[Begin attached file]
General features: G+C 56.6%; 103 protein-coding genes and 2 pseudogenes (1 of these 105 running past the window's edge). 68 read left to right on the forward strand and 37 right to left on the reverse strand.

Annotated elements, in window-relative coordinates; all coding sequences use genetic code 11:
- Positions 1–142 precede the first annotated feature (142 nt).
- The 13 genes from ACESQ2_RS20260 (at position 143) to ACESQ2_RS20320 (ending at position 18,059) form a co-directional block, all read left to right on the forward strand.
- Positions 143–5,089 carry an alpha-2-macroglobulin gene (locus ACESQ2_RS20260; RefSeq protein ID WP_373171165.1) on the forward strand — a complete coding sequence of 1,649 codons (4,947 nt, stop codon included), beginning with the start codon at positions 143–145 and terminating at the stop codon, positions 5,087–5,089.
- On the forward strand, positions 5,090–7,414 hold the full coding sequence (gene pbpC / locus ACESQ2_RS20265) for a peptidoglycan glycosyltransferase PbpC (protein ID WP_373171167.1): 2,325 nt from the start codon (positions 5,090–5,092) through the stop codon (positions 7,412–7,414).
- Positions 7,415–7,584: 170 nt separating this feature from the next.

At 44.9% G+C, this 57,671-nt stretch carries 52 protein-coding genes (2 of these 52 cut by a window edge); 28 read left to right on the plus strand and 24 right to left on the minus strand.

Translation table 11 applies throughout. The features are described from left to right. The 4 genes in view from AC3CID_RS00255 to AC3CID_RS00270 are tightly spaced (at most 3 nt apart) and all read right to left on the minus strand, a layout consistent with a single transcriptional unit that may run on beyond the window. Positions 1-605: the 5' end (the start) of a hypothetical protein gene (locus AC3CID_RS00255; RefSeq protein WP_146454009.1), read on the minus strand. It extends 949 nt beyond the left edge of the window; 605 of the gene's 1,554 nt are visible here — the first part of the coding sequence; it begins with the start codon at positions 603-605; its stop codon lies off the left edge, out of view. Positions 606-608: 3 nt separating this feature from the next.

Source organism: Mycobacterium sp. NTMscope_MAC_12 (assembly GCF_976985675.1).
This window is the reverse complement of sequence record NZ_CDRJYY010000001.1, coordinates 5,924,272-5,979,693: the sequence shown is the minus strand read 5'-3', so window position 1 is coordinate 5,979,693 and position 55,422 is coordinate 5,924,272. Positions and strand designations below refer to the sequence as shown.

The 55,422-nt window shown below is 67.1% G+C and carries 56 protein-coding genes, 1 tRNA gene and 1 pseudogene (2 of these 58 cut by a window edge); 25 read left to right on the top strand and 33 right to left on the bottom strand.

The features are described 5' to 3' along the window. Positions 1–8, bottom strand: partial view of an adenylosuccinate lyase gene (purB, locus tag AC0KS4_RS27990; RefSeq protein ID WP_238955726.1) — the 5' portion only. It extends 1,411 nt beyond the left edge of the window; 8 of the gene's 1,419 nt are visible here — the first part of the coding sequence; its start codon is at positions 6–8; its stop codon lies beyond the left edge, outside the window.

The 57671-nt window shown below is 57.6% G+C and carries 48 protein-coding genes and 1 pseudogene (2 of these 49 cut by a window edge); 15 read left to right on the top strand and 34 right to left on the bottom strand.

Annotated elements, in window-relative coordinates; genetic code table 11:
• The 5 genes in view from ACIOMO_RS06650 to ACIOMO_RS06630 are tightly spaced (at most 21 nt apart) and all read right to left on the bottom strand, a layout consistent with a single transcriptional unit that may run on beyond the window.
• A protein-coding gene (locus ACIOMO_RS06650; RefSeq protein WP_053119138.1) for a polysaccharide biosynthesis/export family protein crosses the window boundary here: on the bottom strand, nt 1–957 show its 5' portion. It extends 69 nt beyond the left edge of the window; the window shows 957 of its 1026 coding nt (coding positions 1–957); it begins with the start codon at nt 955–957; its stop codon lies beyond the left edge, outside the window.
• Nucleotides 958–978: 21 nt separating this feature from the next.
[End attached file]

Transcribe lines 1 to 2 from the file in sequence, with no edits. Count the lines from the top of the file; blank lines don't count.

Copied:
General features: G+C 56.6%; 103 protein-coding genes and 2 pseudogenes (1 of these 105 running past the window's edge). 68 read left to right on the forward strand and 37 right to left on the reverse strand.

Annotated elements, in window-relative coordinates; all coding sequences use genetic code 11: